I struggle to maintain long term relationships, both with friends and partners. My last proper relationship was over 6 years ago. It was love at first sight. I was infatuated and when I felt he was straying I suffered get anxiety and developed anorexia (now self managed). He cheated on me. Since I’ve felt very alone and now I tend to get close to guys and find it very easy to be intimate. Once they develop more feelings I push them away. They become my friends and I enjoy having sex. I think I use sex to make myself feel better. I can spend a week with someone and we act like we are in a loving relationship, but as soon as I leave that friend I don’t retain those feelings. It’s almost like I have the opposite of attachment disorder because as soon as they attempt to make the relationship monogamous I run. One guy is quite a bit younger. I have been honest and told him we will not be in a relationship he has told me he is in love with me. Even still, when I am sad we have sex. I don’t want a relationship with him, but enjoy the intimacy. I know that when I end it again he will be hurt. There are others like this. I think it makes me a bad person even though I am fully honest with them.
In terms of friends I don’t really have any that last for more than a couple of years. I think I have very high expectations of people, but I am very forgiving. Often they are less forgiving in return. I am not in competition with my friends, but often feel that they are competing with me, especially professional friends. I struggle with this and often begin to distrust them. I protected one professionally for sometime, but recently she and another friend didn’t give me the same curtesy and I am now under a formal investigation at work. Others have said it is premeditated, but I don’t want to feel paranoid about it. Neither have apologized. My self-esteem is low. I am concerned about how I can become so intimately involved with someone and the next day act like nothing has happened. Also I worry about why I can not maintain friendships over a period of time. (From the UK)
It sounds like you abandon people before they abandon you. By you hitting the ejection button it gives you both the intimacy you crave and the control you need so you don’t get too dependent.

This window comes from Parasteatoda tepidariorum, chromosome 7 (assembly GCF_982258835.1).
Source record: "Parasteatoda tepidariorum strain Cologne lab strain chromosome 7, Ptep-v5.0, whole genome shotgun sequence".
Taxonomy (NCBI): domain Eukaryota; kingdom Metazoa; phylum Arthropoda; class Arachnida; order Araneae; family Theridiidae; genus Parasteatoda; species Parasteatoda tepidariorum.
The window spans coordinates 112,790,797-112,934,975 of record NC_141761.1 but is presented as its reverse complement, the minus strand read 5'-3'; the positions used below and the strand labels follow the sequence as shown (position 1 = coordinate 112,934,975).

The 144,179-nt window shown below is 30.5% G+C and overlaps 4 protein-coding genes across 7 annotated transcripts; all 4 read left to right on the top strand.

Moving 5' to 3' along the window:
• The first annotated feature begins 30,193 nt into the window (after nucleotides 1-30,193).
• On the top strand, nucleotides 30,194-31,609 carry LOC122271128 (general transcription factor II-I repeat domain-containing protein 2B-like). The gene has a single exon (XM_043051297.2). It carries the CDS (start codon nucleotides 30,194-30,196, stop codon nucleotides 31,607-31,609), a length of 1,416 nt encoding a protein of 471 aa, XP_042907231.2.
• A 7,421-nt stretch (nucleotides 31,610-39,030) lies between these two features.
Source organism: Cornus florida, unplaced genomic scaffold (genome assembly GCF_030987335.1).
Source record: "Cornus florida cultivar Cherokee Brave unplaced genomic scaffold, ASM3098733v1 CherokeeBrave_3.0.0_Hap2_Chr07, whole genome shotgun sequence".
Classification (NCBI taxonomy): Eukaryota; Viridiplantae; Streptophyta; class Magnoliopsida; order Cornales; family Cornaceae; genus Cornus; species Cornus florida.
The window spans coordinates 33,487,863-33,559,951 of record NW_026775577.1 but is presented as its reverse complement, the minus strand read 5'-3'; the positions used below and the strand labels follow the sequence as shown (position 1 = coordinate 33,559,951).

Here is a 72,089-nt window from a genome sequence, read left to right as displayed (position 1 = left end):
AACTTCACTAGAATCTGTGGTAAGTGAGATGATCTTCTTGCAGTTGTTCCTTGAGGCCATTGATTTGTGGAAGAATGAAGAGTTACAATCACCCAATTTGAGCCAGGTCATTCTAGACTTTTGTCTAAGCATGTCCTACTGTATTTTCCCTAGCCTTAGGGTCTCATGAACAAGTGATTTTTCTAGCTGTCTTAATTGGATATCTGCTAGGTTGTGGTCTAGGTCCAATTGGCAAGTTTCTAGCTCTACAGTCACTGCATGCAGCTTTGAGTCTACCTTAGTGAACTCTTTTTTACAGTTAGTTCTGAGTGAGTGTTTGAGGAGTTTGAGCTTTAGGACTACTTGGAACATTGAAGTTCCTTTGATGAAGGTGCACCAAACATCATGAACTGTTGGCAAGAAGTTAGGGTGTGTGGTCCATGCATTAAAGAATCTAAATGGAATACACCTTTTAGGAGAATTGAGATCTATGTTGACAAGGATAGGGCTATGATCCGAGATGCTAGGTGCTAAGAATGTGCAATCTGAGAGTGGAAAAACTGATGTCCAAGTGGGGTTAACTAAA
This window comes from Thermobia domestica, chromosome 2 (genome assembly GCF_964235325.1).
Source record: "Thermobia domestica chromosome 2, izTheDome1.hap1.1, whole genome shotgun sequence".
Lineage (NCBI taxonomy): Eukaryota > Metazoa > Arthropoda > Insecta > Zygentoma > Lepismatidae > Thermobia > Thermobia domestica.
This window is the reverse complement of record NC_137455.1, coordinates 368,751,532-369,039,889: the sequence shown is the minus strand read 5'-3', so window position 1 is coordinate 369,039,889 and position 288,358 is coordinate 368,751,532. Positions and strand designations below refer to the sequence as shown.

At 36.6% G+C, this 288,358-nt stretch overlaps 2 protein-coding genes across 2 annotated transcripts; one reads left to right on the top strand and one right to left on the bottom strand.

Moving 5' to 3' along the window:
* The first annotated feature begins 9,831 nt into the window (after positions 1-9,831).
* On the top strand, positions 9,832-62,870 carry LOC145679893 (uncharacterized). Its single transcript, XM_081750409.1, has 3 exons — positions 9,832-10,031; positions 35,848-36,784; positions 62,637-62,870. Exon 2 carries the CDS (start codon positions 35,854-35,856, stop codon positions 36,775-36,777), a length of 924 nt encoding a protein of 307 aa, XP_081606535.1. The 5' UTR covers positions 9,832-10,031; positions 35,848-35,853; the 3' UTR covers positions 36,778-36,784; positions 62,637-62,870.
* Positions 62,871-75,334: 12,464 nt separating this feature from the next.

Your insight about your process is quite admirable and I think you would be a very good candidate for psychotherapy. My guess is this pattern emerged earlier than when your long-term boyfriend cheated on you. You may want to explore this with a good therapist. Understanding where the pain began gives you more options on how to correct it.
Dan Tomasulo Ph.D., TEP, MFA, MAPP teaches Positive Psychology in the graduate program of Counseling and Clinical Psychology at Columbia University, Teachers College and works with Martin Seligman, the Father of Positive Psychology in the Masters of Applied Positive Psychology (MAPP) program at the University of Pennsylvania. He is Director of the New York Certification in Positive Psychology for the Open Center in New York City and on faculty at New Jersey City University. Sharecare has honored him as one of the top 10 online influencers on the topic of depression. For more information go to: http://www.dare2behappy.com/. He also writes for Psych Central's Ask the Therapist column and the Proof Positive blog.
APA Reference Tomasulo, D. (2018). Attachment Disorder?. Psych Central.
Retrieved on November 18, 2019, from https://psychcentral.com/ask-the-therapist/2017/02/24/attachment-disorder/
Last updated: 8 May 2018 (Originally: 24 Feb 2017) Last reviewed: By a member of our scientific advisory board on 8 May 2018 Published on Psych Central.com. All rights reserved.